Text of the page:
No. 72: Nov-Dec 1990
Lake Baikal, in Siberia, requires many superlatives in its description. It is the deepest lake, 1637 meters; the oldest lake, 20-25 million years; and home to the richest array of lake life, both in terms of biomass and recorded species. There are found here 1550 species and variants of animals plus 1085 plants. Over 1000 of these species of life are found nowhere else. The sediments de-posited on the lake floor are of astounding thickness. Bedrock lies 7 kilometers below the lake surface in some spots. With a maximum depth of 1637 meters, we find by subtraction places where more than 5 kilometers of sediment have collected.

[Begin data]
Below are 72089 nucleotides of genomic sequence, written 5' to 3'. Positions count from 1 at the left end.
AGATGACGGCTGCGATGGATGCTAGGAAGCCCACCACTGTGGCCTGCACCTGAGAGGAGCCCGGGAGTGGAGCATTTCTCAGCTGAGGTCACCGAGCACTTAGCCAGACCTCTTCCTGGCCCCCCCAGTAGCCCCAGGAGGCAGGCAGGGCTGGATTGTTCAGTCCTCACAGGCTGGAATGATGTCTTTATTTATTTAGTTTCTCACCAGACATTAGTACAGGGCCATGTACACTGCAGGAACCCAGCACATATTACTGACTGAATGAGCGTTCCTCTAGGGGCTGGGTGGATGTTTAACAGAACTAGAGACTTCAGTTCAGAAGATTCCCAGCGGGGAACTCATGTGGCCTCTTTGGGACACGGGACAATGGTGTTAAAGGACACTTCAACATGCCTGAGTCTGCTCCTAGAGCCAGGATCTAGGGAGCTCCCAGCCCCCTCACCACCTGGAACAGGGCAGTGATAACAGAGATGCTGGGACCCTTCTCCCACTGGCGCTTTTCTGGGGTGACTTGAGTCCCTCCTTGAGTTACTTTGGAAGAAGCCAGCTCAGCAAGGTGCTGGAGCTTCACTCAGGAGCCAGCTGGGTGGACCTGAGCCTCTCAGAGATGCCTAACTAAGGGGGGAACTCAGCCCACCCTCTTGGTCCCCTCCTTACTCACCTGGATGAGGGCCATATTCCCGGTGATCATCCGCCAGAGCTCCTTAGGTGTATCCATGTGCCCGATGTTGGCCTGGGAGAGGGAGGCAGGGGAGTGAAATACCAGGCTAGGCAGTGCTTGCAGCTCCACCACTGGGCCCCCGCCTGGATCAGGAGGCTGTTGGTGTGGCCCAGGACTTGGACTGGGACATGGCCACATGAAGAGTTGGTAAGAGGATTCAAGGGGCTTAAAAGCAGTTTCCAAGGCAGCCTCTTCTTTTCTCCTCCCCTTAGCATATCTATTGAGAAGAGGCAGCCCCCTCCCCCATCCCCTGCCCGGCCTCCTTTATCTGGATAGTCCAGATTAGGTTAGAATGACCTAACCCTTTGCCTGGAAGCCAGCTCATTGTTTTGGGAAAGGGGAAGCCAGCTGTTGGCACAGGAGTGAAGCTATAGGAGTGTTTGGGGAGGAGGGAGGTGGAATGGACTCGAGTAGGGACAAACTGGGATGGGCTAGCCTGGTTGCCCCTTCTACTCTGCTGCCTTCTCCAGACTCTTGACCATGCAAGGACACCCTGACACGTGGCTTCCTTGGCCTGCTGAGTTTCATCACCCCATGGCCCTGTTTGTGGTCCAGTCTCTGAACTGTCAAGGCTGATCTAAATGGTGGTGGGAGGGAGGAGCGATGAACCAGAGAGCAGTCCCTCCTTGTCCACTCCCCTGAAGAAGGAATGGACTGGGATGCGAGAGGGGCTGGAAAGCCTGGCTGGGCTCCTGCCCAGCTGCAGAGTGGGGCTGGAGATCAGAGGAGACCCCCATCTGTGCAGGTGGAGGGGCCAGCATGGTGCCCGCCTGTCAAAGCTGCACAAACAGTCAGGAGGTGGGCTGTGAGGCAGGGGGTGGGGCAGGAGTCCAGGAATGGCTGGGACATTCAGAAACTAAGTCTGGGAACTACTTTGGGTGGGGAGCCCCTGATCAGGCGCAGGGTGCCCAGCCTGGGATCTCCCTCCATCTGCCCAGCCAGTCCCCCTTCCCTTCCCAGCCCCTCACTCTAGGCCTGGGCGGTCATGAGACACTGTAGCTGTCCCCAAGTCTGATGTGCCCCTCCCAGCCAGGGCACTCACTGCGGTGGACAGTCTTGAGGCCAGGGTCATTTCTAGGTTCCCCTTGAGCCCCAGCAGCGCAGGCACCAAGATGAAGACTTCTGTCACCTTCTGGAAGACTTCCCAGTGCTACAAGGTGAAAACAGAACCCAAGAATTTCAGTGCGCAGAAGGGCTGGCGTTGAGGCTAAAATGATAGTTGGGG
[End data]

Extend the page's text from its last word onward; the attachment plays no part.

The diversity of Baikal's life is remarkable in itself, but there are two aspects of it that approach the anomalous: (1) Baikal's seals are 1000 kilometers of so from salt water. How did they get there and when? (2) Hydrothermal-vent communities have been discovered at a depth of about 400 meters in the northern part of the lake. These communities contain sponges, bacterial mats, snails, transparent shrimp, and fish; some of which are new to science. Baikal's thermal vents are the only ones known in freshwater lakes. Their rela tion to saltwater vent communities has not yet been explored. (Stewart, John Massey; "Baikal's Hidden Depths," New Scientist, p. 42, June 23, 1990. Also: Monastersky, R.; "Life Blooms on Floor of Deep Siberian Lake," Science News, 138:103, 1990.)
Comment. Despite its inland position, the suspicion develops that Baikal was connected to the oceans in recent geological times.